Friday, December 09, 2005
Mendelssohn: the Scotch Symphony
It is Mendelssohn's most masterly symphonic creation, and it manifests the finest, most enduring qualities of his genius.
The first Movement opens with a lengthy Introduction (Andante, three-Part Song form), the initial melodic phrase of which is an amplified, and otherwise modified version of the principal Theme of the Allegro. The design is sonata-allegro form, normal and regular in construction. The melodic relation between the introductory phrase and the principal Theme is clearly recognizable. the subordinate Theme is a new melody, counterpointed against the first figure of the principal theme. Such parallelisms between the chief Themes, often amounting to indirect or even direct identity of the subordinate Theme with the Principal one, has been repeatedly alluded to: This similarity of the two chief Themes, instead of the contrast that would be expected, was very common--almost the rule---in Haydn's day, and rested upon the universal, and in that era particularly prevalent, demand for thematic Unity. It is encountered a little less frequently in Mozart, but was recognized as valid by Beethoven, Brahms and others, gaining, rather than losing, its structural authority among present day composers. Conspicuous examples of this ingenious coalescence of the two, where the new Theme is a counterpointed companion to the principal one---at least for a time---are: Haydn, last Movement of the twelfth of the London Symphonies; Beethoven, last Movement of the piano Sonata Op.26; first Movement of his Fifth Symphony; Brahms, First Symphony, slow movement; Glazounov, first Movement of the piano Sonata, E minor, Op.75; d'Indy, first Movement of the String Quartet, E major, Op.45.
Mendelssohn conceived the idea of making this Symphony a unit, by running the Movements together; thus, after and effective recurrence of the first Period of the Introduction, at the end of the Allegro, the word attacca indicates that the following Movement shall begin at once, without interruption. The same direction appears at the close of the second and third Movements. He may have adopted the idea from Schumann, whose D-minor Symphony (in einem Satz), with connected Movements, was first performed in December, 1841, while Mendelssohn was busy with this Scotch Symphony. Only a single instance of such continuity appears in Beethoven's nine Symphonies: in the Fifth, the third Movement leads into the Finale without a break. There is, to be sure, a parallel instance in the Pastoral Symphony of Beethoven, the last three Movements of which constitute a continuous unit. But the case here is different: this connection was as inevitable as in the Episodes of the Finale of the Ninth. Such continuity may serve some lofty artistic purpose, but in lengthy compositions its wearisome effect upon the listener is likely to frustrate the good intention.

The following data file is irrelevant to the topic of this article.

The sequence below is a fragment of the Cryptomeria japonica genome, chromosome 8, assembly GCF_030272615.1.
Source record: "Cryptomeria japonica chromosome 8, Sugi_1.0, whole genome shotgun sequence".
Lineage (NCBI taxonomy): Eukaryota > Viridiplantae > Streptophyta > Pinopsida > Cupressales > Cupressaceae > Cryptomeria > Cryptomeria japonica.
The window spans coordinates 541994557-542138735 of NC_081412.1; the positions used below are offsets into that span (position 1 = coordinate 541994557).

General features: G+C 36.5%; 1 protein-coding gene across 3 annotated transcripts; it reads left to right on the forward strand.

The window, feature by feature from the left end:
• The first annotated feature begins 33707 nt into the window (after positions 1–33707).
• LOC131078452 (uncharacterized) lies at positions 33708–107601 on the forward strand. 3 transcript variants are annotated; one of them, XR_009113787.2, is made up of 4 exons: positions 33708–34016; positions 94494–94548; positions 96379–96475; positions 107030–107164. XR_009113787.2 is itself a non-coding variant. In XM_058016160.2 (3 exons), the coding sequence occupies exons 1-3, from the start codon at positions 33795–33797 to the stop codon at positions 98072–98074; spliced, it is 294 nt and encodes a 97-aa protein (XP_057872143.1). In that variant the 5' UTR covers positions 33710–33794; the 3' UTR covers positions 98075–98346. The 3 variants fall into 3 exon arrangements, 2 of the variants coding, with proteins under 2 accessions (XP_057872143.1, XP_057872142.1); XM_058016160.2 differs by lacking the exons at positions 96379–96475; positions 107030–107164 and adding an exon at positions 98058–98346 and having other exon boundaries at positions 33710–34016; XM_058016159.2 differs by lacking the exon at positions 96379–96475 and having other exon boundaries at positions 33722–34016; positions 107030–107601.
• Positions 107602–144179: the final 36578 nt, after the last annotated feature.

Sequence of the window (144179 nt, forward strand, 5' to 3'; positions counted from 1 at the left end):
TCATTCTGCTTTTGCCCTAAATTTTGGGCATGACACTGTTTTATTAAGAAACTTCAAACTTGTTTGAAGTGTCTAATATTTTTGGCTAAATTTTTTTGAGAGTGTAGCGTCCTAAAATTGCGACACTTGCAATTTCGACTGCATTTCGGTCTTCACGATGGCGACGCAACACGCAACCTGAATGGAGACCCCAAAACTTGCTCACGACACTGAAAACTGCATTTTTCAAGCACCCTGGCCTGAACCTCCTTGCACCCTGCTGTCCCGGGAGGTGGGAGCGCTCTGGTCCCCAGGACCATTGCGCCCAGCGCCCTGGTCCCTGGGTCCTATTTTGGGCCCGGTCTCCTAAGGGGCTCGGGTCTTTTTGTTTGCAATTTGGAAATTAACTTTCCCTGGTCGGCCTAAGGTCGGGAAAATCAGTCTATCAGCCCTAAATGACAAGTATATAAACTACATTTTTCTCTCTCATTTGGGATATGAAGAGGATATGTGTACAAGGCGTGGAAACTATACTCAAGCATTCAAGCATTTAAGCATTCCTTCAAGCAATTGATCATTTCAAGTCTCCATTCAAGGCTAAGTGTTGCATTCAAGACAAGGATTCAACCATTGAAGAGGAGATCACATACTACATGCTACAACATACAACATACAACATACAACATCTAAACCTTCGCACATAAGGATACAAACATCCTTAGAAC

The title of the second Movement is limited to the tempo-mark, Vivace; in spirit it is a Scherzo, though it has no Trio (its design is sonata-allegro). It is one of those exquisitely delicate, airy, sparkling musical creations which so faithfully reflect the genial, vivacious quality of Mendelssohn's spirit, and are admirably characteristic of a predominating phase of his musical conception.
An introductory passage of eight measures precedes the principal Theme. In the Recapitulation the Theme is greatly reduced---only its first Phrase is presented.
The slow Movement, located here as third, instead of in its usual place of second, is of exceptional beauty. Its principal Theme is a lyric melody of rich, mature, mellow quality, with harp-like accompaniment; alternating with a subordinate Theme of serious character and march-like tread, which provides an effective and impressive contrast. The design is sonatine-allegro form, with an introductory Period of nine measures. A coalition of the two Themes, like that in the first Movement, but of a totally different kind, takes place here in the following manner: the second Part of the subordinate Theme corresponds almost exactly to the second Period of the principal Theme. This unusual structural arrangement lends extra prominence to the lyric element of the Movement.
The Finale is a Movement of tremendous vitality and rhythmic strength; and is as near an approach to genuine dramatic utterance as Mendelssohn's gently, self-restrained disposition was capable of. The motive of the Transition (from principal Theme into the subordinate) is new, as it has the right to be, and assumes special importance in the Development, where (in Section 3) it becomes the theme of a Fugue-exposition.
The design is sonata-allegro, broad but admirably proportioned. The Coda is a masterly culmination of the Movement; its first and second Sections utilize foregoing motives; the third Section, however, is entirely new: it turns to the major mode, alters the meter and tempo, and intonates a hymn of serene, dignified, mildly majestic character, and very genuine beauty. Such a totally new ending is called an Independent Coda.